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Missed part one of this series? Get caught up on everything you need to know related to timelines and travel.
For international organizations coming to the United States, understanding the U.S. labor market can be one of the most perplexing challenges to hurdle. Exhibitors must be prepared to navigate an often-confusing labyrinth of customs, rules, and regulations.
We’ve developed this series of four articles to help exhibitors successfully tackle the complexities of bringing their brands to U.S. shows. In this article, we discuss the ins and outs of working with U.S. labor, along with tips and hints to help everything flow as smoothly as possible.
One of the most important things to understand when setting up at a U.S events venue is the difference in labor ownership structure. For example, in many European countries, services like electricity, carpentry, and rigging are offered collectively from a single source. That means only one proposal and invoice are needed.
However, this isn’t the case in most North American venues.
Instead, exhibitors must outsource these services to multiple union labor service providers. Each provider will send a proposal and invoice. The show’s exhibitor kit should provide more in-depth information about these requirements.
It’s typical for many U.S. venues to have contracts with local labor unions to provide trade show services. This means that the labor unions have the exclusive rights to provide service in those venues.
Some cities and venues require the usage of union labor workers for tasks such as:
A union is an organization of workers formed to protect the interests and rights of its members. Labor unions provide venues with a pool of workers who are experts in these various areas.
Most convention centers require exhibitors to hire a union crew for setup and disassembly of booths larger than 3m x 3m or 3m x 6m (10'x10' or 10'x20'). These standard sizes are designed to be assembled and dismantled within one to two days.
Even for smaller exhibit venues, there is usually a cap on the amount of labor an exhibitor is allowed to do themselves, including painting, construction, etc.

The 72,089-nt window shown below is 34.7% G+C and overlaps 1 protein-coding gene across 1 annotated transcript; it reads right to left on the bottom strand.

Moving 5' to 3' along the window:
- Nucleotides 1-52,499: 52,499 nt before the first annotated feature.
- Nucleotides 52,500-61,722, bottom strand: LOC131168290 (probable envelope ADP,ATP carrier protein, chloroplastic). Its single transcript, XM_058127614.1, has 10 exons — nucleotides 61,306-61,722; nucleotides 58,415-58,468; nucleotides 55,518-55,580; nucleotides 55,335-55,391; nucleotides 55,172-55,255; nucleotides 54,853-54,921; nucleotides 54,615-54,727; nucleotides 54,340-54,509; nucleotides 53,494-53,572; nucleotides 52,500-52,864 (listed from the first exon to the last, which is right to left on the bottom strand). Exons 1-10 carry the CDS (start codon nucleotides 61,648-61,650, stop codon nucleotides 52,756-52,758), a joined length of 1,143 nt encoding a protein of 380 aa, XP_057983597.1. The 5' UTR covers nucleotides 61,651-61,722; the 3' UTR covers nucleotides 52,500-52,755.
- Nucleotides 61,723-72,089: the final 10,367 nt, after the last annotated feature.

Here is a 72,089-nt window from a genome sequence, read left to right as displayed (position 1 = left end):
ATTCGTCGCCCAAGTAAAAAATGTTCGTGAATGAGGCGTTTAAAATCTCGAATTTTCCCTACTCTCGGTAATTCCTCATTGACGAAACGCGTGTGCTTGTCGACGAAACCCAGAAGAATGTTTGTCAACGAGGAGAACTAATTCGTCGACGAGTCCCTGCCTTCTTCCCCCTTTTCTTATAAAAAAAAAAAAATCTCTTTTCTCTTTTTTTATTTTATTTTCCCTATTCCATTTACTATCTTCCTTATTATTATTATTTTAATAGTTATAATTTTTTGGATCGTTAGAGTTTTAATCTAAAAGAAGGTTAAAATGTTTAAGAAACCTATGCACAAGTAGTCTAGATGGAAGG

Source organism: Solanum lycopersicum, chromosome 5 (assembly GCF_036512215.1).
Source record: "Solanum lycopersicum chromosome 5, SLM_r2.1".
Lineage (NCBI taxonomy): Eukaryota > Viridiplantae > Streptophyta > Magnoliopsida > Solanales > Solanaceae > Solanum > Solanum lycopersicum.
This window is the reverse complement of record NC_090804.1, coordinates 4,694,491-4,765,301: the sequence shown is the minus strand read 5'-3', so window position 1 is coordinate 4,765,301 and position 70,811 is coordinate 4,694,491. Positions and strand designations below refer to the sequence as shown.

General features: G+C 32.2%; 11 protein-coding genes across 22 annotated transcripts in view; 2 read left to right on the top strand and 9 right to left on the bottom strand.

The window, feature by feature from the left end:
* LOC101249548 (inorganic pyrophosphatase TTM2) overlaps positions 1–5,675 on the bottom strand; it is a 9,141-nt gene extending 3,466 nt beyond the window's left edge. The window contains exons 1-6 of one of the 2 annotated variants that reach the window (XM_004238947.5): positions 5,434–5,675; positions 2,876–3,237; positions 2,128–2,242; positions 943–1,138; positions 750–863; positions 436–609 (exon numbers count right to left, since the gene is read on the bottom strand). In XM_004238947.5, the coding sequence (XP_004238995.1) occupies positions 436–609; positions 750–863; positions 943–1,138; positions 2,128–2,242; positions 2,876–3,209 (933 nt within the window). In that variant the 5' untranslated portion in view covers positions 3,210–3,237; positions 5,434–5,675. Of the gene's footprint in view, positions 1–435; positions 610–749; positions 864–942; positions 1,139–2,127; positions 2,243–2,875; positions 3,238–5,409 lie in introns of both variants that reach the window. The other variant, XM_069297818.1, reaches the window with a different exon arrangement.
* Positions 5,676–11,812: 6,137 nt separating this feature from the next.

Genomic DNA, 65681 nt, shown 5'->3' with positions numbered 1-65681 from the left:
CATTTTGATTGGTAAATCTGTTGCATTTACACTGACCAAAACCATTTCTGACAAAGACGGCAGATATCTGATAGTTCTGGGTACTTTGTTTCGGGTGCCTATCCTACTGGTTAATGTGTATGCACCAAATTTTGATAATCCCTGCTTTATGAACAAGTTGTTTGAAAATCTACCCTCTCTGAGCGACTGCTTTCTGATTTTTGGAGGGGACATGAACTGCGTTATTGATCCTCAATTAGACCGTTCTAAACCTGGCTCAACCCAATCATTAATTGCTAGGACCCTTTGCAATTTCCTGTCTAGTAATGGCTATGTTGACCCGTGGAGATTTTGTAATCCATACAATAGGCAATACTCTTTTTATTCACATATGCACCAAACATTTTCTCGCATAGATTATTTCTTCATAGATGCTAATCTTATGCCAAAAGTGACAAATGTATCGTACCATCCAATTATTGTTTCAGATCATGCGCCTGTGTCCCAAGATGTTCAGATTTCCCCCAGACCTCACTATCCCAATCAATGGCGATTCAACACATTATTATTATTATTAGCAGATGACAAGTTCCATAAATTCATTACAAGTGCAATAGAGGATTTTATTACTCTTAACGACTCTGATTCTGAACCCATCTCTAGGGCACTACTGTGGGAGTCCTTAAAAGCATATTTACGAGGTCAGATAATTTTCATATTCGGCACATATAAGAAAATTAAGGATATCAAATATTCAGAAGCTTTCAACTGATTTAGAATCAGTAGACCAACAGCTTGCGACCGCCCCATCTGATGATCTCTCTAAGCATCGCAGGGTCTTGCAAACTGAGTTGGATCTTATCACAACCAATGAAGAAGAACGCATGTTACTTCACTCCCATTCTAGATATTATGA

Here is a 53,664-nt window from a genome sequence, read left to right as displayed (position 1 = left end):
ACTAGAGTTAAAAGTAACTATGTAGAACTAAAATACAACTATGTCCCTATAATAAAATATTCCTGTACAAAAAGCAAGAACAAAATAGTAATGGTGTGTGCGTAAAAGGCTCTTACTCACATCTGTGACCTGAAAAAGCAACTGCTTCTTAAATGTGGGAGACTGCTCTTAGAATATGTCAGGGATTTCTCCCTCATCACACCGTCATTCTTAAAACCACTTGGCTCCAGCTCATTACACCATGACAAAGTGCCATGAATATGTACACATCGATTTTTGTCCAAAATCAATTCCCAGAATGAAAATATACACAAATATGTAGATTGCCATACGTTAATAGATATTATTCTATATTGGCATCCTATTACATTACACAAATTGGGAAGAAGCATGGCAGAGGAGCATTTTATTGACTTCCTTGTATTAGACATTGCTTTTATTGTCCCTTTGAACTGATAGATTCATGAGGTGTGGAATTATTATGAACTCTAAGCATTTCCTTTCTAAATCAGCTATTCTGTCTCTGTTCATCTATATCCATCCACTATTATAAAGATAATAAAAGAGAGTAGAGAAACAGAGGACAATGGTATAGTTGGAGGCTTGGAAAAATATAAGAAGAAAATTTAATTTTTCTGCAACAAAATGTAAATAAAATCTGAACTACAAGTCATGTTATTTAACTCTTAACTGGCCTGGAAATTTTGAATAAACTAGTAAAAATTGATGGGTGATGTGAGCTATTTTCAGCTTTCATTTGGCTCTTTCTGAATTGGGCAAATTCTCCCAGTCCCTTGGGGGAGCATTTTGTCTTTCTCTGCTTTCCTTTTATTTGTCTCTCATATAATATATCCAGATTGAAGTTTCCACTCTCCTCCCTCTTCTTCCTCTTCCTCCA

Note that for Freeman-produced events, collective bargaining agreements have already been established with highly skilled trade unions and labor vendors throughout the U.S.
Hourly labor rates are regulated by local union contracts and will vary depending on the service needed. For example, the carpenters who build displays may have different rates than the electricians who wire the displays.
Nonetheless, average rates typically fall in the range of $100 to $200 (USD) per hour. This rate will depend on things like:
Be careful: Overtime and Sunday double-overtime rates can quickly get expensive. Help keep costs from escalating. Plan booth setup to minimize this exposure, even if it means adjusting arrival and departure times.
Also, don’t assume your budget for labor will be consistent from show to show and year to year. Costs can vary based on the city.
Although an electrician will need to be hired for the electrical components of the booth, exhibitors should plan for the difference in voltage. In the U.S., power is supplied at 110 volts, versus the typical 220 volts found outside of the U.S. This means step-down transformers may be required.
Most simple, low-voltage electronics like laptops and phones will be fine to use with a U.S. plug adapter, although know that most extension cords only offer a three-plug outlet. But using other types of electronics without power conversion can cause serious damage. Also, be aware that all electrical components must be UL/NEC certified.
It’s crucial to talk to local event partners before arriving. Have a plan in place to accommodate voltage power differences and UL requirements. An electrical services usage guide can help you:
Exhibiting in the U.S. is a great way to generate broader brand awareness in lucrative markets. For best results, exhibitors must know what they’re getting into first.
Turn to a trusted resource for guidance — such as the exhibitor services kits Freeman produces for each show. In particular, when exhibiting at a Freeman show, be sure to keep the Quick Facts content close at hand. This can help you out with any emergencies or last-minute needs.
Note that most U.S. shows require payment before leaving or even up front. Be sure that whoever is representing your company has a personal credit card or enough cash to cover ancillary things on-site.
By consulting with a local partner and reading through all manuals and exhibitor kits carefully, you’ll find that everything about exhibiting in the U.S. will be easier — including working with U.S. labor. This will lead to a more positive overall experience, so you can focus on generating the strongest ROI possible with your exhibit.
International Exhibitor Best Practices, Part One
International Exhibitor Best Practices, Part Three
An interactive, step-by-step guide for your U.S. trade show
International Exhibitor Best Practices, Part Four
Planning to exhibit at a U.S.-based trade show? We’ve got the answers to all your questions.
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